Why is a Pre-Operative Assessment Important?

Pre-operative assessments are important before any type of surgical procedure.


   You have decided it is time to consider surgery to find relief to your problems. Before going under the knife your surgeon may want to ensure if you are healthy enough to go through with the procedure. Most operations often require some form of general anesthesia and your body goes under stress. This stress may affect the function of vital organs that if not in top shape, may not withstand the whole procedure. To ensure the safety of patients, especially with elective operations, surgeons will often require patients to have some preliminary tests done to have an idea on how some vital organs are functioning depending on their current state of health. This is referred to as as pre-operative assessment. The main goal of this assessment is to identify patient co-morbidities that have the potential to become complications during the peri-operative and post-operative setting. Not all patients require pre-operative assessments. Ultimately, a pre-operative assessment will allow physicians to assess and reduce possible risks that may occur during surgery.

Who requires a pre-operative assessment?

  The American Society of Anesthesiologist (ASA) has developed a Physical Status Classification System (ASAPS) where patients are categorized according to their physiological status that can be helpful in predicting operative risk. The ASAPS is categorized as followed:

   Patients with an ASAPS classification of ASA 1 or ASA 2 – generally don’t require a pre-operative evaluation, but it is subject to discretion of the surgeon or primary care physician. For patients with ASAPS classification of ASA 3 and above, the surgeon will refer these patients for a pre-op medical consultation with their PCP.

The Pre-Operative Assessment 

  The pre-operative assessment entails three categories: pre-op history, pre-op examination, and pre-op testing. Usually, a patient undergoing an elective surgery will be scheduled for a pre-operative assessment 2-4 weeks prior to the day of surgery. Also, during this period of pre-op evaluation some patients may require evaluations from more than one physician depending on the different chronic conditions they may have. Besides visiting your PCP for surgical clearance, some patients may need to visit a heart doctor, a lung doctor, among others for a full and focused evaluation.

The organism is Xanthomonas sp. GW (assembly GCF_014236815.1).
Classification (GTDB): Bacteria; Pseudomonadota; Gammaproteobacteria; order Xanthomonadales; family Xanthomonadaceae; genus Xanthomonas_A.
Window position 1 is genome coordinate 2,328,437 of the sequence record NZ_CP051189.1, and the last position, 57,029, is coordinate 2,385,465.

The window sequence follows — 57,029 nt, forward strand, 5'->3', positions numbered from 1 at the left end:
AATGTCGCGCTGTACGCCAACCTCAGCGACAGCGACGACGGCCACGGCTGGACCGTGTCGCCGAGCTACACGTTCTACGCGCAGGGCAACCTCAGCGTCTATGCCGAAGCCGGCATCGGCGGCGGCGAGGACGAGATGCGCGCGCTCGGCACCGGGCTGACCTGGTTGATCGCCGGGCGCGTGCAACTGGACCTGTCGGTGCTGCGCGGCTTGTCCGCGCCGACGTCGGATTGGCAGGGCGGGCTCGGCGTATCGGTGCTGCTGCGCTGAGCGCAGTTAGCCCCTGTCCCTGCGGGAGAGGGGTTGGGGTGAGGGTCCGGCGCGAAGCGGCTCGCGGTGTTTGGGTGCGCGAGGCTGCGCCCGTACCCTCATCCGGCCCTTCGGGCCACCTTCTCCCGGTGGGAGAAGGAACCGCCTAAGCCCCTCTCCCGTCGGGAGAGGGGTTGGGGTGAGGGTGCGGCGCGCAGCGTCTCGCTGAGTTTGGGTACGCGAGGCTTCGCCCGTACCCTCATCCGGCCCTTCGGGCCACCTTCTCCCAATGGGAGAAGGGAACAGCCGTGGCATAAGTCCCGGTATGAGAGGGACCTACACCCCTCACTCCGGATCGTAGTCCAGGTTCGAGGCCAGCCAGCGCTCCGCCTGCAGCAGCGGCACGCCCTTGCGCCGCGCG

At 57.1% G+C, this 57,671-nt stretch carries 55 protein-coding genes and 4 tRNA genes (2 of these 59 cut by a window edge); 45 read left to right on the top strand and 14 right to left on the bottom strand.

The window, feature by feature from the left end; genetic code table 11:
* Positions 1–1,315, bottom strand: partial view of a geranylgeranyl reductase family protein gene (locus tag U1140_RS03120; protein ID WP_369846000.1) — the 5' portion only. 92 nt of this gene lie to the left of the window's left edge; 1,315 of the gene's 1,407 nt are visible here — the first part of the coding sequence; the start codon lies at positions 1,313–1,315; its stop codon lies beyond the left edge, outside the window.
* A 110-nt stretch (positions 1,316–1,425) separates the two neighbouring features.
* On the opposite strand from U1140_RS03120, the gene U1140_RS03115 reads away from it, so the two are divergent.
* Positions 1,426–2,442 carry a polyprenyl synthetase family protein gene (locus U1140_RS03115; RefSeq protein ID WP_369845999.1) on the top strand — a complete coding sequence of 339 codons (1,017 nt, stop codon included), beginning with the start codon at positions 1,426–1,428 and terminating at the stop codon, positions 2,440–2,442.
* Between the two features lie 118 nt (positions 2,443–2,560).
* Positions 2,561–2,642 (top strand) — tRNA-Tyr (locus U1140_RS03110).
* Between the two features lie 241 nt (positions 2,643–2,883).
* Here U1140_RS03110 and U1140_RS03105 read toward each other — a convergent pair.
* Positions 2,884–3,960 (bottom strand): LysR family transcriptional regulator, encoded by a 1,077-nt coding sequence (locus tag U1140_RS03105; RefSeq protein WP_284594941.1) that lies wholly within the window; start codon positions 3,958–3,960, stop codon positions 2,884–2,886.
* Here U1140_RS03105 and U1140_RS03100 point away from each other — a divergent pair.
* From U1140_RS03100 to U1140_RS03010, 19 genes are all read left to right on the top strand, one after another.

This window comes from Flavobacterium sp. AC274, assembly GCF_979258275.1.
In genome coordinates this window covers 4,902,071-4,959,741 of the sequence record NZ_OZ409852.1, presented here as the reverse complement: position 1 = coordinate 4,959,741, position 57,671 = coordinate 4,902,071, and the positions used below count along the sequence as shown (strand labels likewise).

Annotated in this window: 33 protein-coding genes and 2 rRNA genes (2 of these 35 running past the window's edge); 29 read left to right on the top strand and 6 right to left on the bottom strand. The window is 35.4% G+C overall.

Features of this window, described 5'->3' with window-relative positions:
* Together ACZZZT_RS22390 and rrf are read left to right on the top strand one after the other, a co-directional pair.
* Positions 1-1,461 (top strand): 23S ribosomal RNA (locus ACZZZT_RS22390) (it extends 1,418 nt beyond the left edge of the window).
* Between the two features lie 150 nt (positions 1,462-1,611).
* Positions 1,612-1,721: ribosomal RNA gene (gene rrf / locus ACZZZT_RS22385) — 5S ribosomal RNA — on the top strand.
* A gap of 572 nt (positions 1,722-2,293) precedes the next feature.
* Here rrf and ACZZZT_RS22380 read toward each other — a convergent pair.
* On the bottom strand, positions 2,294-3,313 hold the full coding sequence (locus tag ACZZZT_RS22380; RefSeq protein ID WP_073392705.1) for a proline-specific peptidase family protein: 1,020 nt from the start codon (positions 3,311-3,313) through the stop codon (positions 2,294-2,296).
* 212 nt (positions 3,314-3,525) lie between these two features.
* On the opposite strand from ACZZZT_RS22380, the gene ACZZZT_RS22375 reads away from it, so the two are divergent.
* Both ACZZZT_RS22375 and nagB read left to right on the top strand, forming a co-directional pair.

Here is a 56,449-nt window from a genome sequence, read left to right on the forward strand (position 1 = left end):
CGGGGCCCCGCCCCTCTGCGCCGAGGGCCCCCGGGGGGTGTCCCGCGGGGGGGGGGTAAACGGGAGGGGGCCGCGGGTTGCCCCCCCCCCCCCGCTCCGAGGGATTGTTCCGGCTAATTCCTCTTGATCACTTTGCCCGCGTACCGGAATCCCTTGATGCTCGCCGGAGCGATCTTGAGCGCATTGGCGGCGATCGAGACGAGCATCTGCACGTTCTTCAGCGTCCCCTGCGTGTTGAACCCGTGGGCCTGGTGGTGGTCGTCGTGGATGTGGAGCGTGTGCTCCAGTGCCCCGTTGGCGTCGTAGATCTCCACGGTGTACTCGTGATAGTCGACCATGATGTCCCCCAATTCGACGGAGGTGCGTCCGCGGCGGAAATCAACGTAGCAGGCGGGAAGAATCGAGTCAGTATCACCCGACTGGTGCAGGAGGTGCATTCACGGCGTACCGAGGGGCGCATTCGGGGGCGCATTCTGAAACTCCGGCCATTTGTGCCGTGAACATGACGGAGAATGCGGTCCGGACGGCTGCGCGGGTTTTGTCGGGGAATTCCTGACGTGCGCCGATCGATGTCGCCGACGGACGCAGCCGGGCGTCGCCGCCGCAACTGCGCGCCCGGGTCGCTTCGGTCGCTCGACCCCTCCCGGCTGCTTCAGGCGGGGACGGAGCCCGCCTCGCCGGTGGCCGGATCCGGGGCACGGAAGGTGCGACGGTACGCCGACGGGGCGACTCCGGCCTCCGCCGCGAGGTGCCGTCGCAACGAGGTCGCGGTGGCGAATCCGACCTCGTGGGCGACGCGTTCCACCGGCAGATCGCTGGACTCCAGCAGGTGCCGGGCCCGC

Pre-Op History

History of Presenting Complaint: a brief history of why the patient has presented to clinic and what procedure the patient has been scheduled for.

Past Medical History: a patient's past medical history is focused and important for specific reasons: 

Past Surgical History: knowledge of prior surgeries, response to anesthetics in the past, if there were adverse responses – were they peri-operative or post-op – are very important to know.

Drug History: full drug history is required to identify medications that require stopping or alteration before the procedure. Also, it is important to know about drug allergies or adverse responses.

Family History: any adverse reactions in surgery of immediate family should be documented, since there are genetic traits that pre-dispose patients to have adverse response to anesthetics such as malignant hyperthermia, a life-threatening condition.

Social history: smoking history and alcohol intake, may clue in how a patient may respond during the post-op period and how well will they heal afterwards. For example, smokers are recommended to discontinue smoking 8 weeks prior to surgery since it's been shown to delay the healing process.

Pre-Op Examination

In the pre-op examination, two types of examinations are performed:

Pre-Op Testing

  Pre-operative testing depends on multiple factors such as age, co-morbidities, and type of procedure. Minor surgery (i.e. draining an abscess) rarely need further testing. Intermediate surgery (i.e. knee arthroscopy) may only require some testing, especially in those patients with kidney and/or heart problems. Major surgery (i.e. total joint replacement) requires at least some testing even with normal healthy patients (ASA 1). The National Institute for Health and Care Excellence (NICE) guidelines provide recommendations for specific surgery and ASA grades.

(Link: https://www.nice.org.uk/guidance/ng45/resources/colour-poster-2423836189)

Below are mentioned tests and imaging that can be done prior to a surgical procedure.


   Pre-operative assessments, besides providing safety to patients undergoing surgery, are an excellent opportunity for patients to gather more information about their state of health and to obtain recommendations to improve their quality of life. Although the surgeon and evaluating physicians work together to determine if a patient is fit for surgery, after everything is assessed and possible risks are outlined and discussed, the final decision to proceed with surgery belongs to the surgeon and the patient.

Ernesto P. Quinones Gonzalez MS3 Third year Medical Student at University of Medicine and Health Sciences (UMHS)

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